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Custer Feldspar

Alternate Names: Custer Spar

Oxide Analysis Formula
CaO 0.30% 0.03
K2O 10.00% 0.66
Na2O 3.00% 0.30
Al2O3 17.00% 1.04
SiO2 68.50% 7.13
Fe2O3 0.10% 0.00
Oxide Weight 618.54
Formula Weight 620.40


This is one of the main feldspars used in the ceramic industry in North America. It is used in industries such as abrasives, sanitary ware, floor and wall tile, dinnerware, pottery, and electrical porcelain. It is a ceramic grade, high potash feldspar and is available in crude, 200, 325 mesh and chip form.

Since 2012 we have been getting independent reports of a reduction in the potash content (below that stated on the data sheet). Traditionally Pacer, the manufacturer, has reported it as around 10% (as is shown in the chemistry given here, and from their online data sheet). However Ron Roy claims that, from his independent analysis of specimens over time, around the year 2000 the K2O content dropped to about 7.5 (with no accompanying change in the Na2O). Pacer disputes this. The chemical analyses they provide with individual shipments of material continued to report K2O, Na2O and Fe2O3 levels at quite similar to those stated on their data sheet. Additionally, they have a page on their website named "Clarification of Custer Feldspar Chemical Composition Data" in which they claim their analysis is, and has been, accurate. Whether justified or not, Custer Feldspar has become somewhat of a scapegoat, people actually blaming it when online recipes they try do not work!

As with any feldspar, production users should be vigilant to do sieve analysis testing to spot any iron bearing particles in the plus 100 mesh range.

Related Information

Comparing the melt fluidity of two shipments of Custer Feldspar

A GLFL test for melt-flow to compare Custer Feldspar from Feb/2012 (right) with Mar/2011 (fired at cone 6). Custer Feldspar does not melt like this by itself at cone 10. It was mixed 80:20 Feldspar:Ferro Frit 3134. This test demonstrates that the material has been very consistent between these two shipments.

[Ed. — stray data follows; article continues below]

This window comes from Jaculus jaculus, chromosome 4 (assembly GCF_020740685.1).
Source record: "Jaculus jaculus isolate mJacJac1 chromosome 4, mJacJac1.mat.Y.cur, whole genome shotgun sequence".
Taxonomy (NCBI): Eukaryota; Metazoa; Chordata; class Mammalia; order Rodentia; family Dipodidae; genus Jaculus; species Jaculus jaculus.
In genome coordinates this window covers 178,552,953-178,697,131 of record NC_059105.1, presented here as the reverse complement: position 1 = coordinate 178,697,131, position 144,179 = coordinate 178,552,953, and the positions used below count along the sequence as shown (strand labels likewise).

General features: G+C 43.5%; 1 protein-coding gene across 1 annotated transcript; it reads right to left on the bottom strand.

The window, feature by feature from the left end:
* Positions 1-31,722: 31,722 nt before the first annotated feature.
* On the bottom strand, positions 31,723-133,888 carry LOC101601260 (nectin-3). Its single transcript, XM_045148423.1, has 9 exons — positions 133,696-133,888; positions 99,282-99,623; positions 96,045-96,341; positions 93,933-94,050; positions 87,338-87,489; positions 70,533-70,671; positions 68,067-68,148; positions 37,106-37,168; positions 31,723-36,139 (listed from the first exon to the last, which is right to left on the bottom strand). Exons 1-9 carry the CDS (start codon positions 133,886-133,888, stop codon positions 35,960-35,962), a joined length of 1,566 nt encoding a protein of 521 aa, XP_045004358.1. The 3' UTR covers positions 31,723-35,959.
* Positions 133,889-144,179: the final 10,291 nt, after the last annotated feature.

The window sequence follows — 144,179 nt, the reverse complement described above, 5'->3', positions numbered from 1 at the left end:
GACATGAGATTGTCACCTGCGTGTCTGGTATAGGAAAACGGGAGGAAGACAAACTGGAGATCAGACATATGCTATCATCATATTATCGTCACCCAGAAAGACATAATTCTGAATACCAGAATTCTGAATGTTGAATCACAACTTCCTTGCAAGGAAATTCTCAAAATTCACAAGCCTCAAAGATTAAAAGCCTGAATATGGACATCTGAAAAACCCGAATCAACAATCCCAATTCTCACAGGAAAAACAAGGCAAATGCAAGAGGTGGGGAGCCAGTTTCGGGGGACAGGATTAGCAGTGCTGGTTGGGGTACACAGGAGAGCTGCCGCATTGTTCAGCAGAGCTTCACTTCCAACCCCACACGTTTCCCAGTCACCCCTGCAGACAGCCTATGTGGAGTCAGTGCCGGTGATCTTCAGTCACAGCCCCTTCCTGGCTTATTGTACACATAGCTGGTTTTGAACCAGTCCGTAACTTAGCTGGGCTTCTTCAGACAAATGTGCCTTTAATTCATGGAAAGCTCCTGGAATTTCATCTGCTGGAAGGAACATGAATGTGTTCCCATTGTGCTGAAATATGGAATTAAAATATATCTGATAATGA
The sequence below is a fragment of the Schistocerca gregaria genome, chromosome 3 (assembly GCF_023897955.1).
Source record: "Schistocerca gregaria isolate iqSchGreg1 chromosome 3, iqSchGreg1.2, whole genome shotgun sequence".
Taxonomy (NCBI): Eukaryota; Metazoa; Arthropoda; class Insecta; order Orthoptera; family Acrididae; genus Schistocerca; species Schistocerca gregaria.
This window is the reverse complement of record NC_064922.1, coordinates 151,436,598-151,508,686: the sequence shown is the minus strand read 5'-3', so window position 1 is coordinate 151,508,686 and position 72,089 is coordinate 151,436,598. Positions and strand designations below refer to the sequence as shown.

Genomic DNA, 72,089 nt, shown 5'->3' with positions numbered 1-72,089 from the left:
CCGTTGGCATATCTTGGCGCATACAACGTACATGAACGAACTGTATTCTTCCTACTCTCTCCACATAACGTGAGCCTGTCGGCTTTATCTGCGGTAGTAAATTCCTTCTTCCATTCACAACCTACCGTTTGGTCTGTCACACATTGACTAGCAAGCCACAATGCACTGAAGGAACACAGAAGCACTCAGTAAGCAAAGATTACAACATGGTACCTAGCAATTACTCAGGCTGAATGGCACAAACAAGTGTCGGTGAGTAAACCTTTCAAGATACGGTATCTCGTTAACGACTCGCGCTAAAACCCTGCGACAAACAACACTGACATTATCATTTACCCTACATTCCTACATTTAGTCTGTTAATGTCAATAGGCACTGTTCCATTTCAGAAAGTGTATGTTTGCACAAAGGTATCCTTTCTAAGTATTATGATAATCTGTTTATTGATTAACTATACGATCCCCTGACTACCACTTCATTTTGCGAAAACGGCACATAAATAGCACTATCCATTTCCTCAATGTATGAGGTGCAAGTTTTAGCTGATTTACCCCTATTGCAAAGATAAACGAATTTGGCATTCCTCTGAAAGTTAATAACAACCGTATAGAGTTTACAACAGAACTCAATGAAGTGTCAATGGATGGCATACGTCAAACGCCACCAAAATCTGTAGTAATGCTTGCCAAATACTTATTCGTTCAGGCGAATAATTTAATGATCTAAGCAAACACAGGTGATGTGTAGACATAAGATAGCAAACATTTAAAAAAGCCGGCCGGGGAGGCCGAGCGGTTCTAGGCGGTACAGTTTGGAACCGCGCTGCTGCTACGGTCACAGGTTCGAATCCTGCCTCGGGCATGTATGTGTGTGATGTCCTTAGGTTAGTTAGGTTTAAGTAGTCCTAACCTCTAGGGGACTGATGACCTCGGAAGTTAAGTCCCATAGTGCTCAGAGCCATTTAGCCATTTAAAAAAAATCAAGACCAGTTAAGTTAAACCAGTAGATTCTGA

Feldspars, the primary high temperature flux, melt less than you think.

A cone 8 comparative flow tests of Custer, G-200 and i-minerals high soda and high potassium feldspars. Notice how little the pure materials are moving (bottom), even though they are fired to cone 11. In addition, the sodium feldspars move better than the potassium ones. But feldspars do their real fluxing work when they can interact with other materials. Notice how well they flow with only 10% frit added (top), even though they are being fired three cones lower.


URLs http://www.pacerminerals.com/msds1.html
URLs http://www.pacerminerals.com/wp-content/uploads/2014/02/Feldspar_Tech_Data_Clarification.pdf
Clarification of Custer Feldspar Chemical Composition from Pacer
URLs http://www.pacerminerals.com/wp-content/uploads/2016/10/FELDSPAR-200-325-Tech-Data.pdf
Custer Data Sheet
URLs http://www.pacerminerals.com/prodcomp.html
Product Reference Guide
URLs https://digitalfire.com/4sight/datasheets/SDSCusterFeldspar.pdf
Custer Feldspar SDS
Materials MC 200K Feldspar
Materials Mahavir Potash Feldspar
Materials Fortispar
Materials Eureka Feldspar
Materials Kingman Feldspar
Materials Chesterfield Feldspar
Materials G-200 Feldspar
Materials Feldspar
Materials Potash Feldspar
Typecodes Feldspar
The most common source of fluxes for high and medium temperature glazes and bodies.


Sieve Analysis 35-325 Wet0.3% (0.5% max)
Sieve Analysis 35-325 Wet100
Sieve Analysis 35-325 Wet4% (5% max)
Density (Specific Gravity)2.6
pH for dry powder8.0

By Tony Hansen

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